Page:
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Dublin: 6 °C Friday 15 November, 2019
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TODAY SAW THE second public meeting of Eighth Amendment Committee’s discussions on abortion.

The 22-person committee heard from constitutional experts about the potential implications repealing, replacing or amending the Eighth Amendment

This is how it all went down.

Posted by on Friday, 15 November 2019

Hello, Rónán Duffy here again for the second day of the committee’s deliberations.

The meeting is currently in private session (you can watch it here), but should be starting shortly.

You can catch up on what happened last week here.

It’s been well flagged, but it was confirmed yesterday that the referendum on the Eighth Amendment will be held in May or June of next year.

It was also confirmed that it would be a standalone referendum, i.e. with no other referenda that day.

Pro-choice campaigners such as the Coalition to Repeal the Eighth had been vocal in their support of holding a standalone referendum.

Taoiseach Leo Varadkar has been taking some heat for refusing to say which side of the referendum he would be campaigning on.

A government spokesperson said that the Taoiseach would be waiting to see the Oireachtas committee’s proposals before making public which side of the fence he’s on.

We asked a poll on the Taoiseach’s stance today, most think he should be clearer but a substantial minority think he’s making the right call.

PastedImage-59087 Source: TheJournal.ie

PastedImage-77248 Source: Oireachtas.ie

Dr David Kenny of Trinity College begins his presentation.

He is outlining that constitutional rights can be both written and implied.

In terms of replacing the Eighth Amendment, he says he will be discussing it in terms of the Citizen’s Assembly’s recommendation that it be replaced with a provision to direct the Oireachtas to legislate.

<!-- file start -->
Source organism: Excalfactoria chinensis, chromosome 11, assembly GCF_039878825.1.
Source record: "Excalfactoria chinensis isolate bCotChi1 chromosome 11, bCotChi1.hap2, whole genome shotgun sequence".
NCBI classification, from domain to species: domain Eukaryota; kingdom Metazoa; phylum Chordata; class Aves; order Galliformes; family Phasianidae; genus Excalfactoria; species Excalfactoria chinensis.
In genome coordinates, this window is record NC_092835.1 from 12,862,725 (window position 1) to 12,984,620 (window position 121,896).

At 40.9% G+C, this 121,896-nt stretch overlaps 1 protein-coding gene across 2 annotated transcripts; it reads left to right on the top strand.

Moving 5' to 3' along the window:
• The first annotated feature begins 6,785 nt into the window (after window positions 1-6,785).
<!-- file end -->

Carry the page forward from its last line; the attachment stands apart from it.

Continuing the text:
As was outlined during the Citizens’ Assembly, Kenny outlines that a constitutional change would not automatically change Ireland’s abortion regime as laws would still hold.

Kenny is discussing the possibility that the Oireachtas could be specifically empowered to legislate for these issues to prevent Ireland’s abortion practices being decided in the courts.

PastedImage-43275 Source: Oireachtas.ie

Fiona de Londras of the University of Birmingham is now outlining her introductory presentation.

She says that it is her opinion that a simple repeal would mean that the constitutional rights of pregnant woman would continue.

The rights of the unborn could be provided for by legislation.

The constitutional experts are fairly rattling through a range of different possibilities that could occur under different potential options to change the law.

It’s all very hypothetical and will surely provoke plenty of questions from the committee.

Mary O’Toole SC is now speaking about the X Case and the balancing of the rights to life of the mother and the unborn.

Mary O’Toole points out that most of the legal challenges in this area have involved children or people who haven’t got full legal autonomy, such as those part of the immigration system.

Senator Lynn Ruane asks the legal experts a number of questions.

Among them is whether legal certainty is the “most important” value of any proposals they make.

She is also seeking their professional opinion on: “What the right to life of the foetus would be, should the Eighth Amendment be removed?”

David Kenny says he agrees with Fiona de Londras in saying that dealing with the complex issue of abortion in the constitution would be “cumbersome and impractical”.